Writing the Beginning of Your Novel

How important is the beginning of your novel? As a reader, I would say paramount. Typically, if I am not intrigued within the first 20 pages, I’ll exchange the book for a better one and forget it ever existed.

But, as a writer, how can I craft a novel opening that will prevent future readers from closing it for good? Here is what I have learned from experience:

Tip #1: Know the End from the Beginning

Even if you have the vaguest idea of how you want your novel to end, this will help you create a suitable opening scene. You want the beginning of your novel to do three things: (1) Introduce the main character(s), (2) Introduce the main conflict(s), and (3) Establish an overarching theme. If you know how it is going to end, then you already know who your main characters are, you know what the main conflict is and where it’s going to lead, and you know the unifying idea of your story. Knowing these things from the beginning will keep you from meandering in an effort to find them as you go.

Some writers like finding the story along the way, which is fine, of course. It might create more work in the future editing process, but there is no “wrong” way to go about it. If you have already started a novel, and you want to go back and ensure the three aforementioned elements are there, then do that. Create an outline of what you have so as you write toward the conclusion, you are aware of all the threads you’ll need to wrap up.

Tip #2: Foreshadow

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You can pull readers in rather quickly with some subtle foreshadowing in the beginning of your novel. If you have a great battle planned down the road, insert something within the first 10-20 pages that foreshadows that event. Foreshadowing promises the reader that reading to the end of the book will be worthwhile. Just make sure you don’t disappoint them. 😉

Tip #3: Make Something Happen

Do not bog the reader down with pure exposition from the very start. If you want to avoid losing readers after the first 20 pages, make those first 20 pages interesting! This doesn’t mean writing an opening battle scene or a homicide as your hook, although they may be appropriate introductions depending on your genre/plot/etc. There are subtler ways to make your opening scene interesting, such as:

  1. Your protagonist meets a peculiar character who disrupts their current routine/view of the world.
  2. Your protagonist is in an accident.
  3. Your protagonist notices odd changes in the weather.

Whatever the opening scene, make it mysterious and gripping, and, obviously, make it directly tie into your main plot. You wouldn’t want to draw the reader into your story with an accident scene, only for that event to be all but forgotten or inconsequential within fifty pages. Your opening scene should be the “inciting incident,” or what gets your plot rolling.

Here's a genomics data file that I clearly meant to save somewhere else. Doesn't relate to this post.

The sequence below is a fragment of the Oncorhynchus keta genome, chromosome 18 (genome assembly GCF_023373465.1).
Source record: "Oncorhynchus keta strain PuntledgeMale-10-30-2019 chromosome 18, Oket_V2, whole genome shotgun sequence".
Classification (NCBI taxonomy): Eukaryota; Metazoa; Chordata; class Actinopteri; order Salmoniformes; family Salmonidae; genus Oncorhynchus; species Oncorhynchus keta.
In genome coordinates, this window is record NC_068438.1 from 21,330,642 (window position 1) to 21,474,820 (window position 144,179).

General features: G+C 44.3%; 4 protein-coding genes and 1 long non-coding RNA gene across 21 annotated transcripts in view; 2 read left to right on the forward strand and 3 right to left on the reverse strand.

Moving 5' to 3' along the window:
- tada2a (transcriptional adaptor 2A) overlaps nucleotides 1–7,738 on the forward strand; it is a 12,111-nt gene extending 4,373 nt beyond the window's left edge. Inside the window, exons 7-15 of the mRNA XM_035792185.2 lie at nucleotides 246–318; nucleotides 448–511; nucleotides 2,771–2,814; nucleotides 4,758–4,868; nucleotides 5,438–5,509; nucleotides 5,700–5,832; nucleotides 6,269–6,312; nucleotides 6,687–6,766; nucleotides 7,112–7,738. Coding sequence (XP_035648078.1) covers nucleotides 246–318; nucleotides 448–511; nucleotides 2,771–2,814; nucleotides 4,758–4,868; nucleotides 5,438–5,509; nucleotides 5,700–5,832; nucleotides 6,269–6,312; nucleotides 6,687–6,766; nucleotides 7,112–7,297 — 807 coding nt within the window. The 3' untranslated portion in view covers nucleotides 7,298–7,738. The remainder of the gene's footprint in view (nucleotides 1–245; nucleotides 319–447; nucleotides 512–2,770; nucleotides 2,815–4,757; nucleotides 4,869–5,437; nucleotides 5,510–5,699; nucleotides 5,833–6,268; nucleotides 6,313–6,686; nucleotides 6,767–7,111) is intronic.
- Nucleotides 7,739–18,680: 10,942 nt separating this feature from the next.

Think of your hook as the start of a roller coaster. As you move slowly to the top, you know that at a certain point, you will have to go down. In a way, this is how you instill suspense — the reader should always know, based on current events, that Something Big Will Happen if the plot stays on course, even if they don’t know exactly what that Something will be.

I have read novels that start with the protagonist waking up, getting ready, going to school, and basically experiencing a normal day for a dozen pages or more. This can be entertaining if done correctly. Maybe your protagonist is hilarious. Maybe you want to draw out normalcy just long enough so the Inciting Incident will shock the reader. That doesn’t mean your opening scene can’t be interesting. A “normal” day for someone else could be a very strange day for your reader, particularly if your novel is set in a different time period or on a different world. If you need to establish “normal” before you introduce chaos, make that “normal” different from the average person’s “normal.” Or, at the very least, make your characters interesting.

Tip #4: Surprise!

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Surprise the reader with the unexpected. If your protagonist is in a car accident in the opening scene, the reader might expect the next scene to be the protagonist waking up in a hospital with some minor injuries. You can then surprise the reader if your character ends up missing a limb, or gaining a superpower, or with no injuries at all. Rule of thumb: steer clear of the obvious unless absolutely necessary. You’ll want to surprise the reader at every turn, if possible.

Tip #5: Make the Reader Curious

Build anticipation by writing scenes — right from the beginning — that require certain reactions. For example, if your protagonist stays out too late one night, and you know their mother is strict based on a conversation your protagonist had with her that morning, then the reader should expect the protagonist to face the consequences of staying up past curfew. That expectation comes with anticipation.

This is especially crucial if you are writing a romance novel. Romance novels are so popular because readers go into every one expecting a certain outcome: the love interests get together. The whole point of the novel, then, is not necessarily to shock the reader with every turn of the page — although that might be the case depending on the author — but to build anticipation of the inevitable ending. Even a predictable novel can be fun if curiosity is the driving force behind the reader.

Any Thoughts?

Were these five tips helpful? Need more advice? Or would you like to add to what’s already listed above? Don’t hesitate to drop a comment below! 🙂 👇

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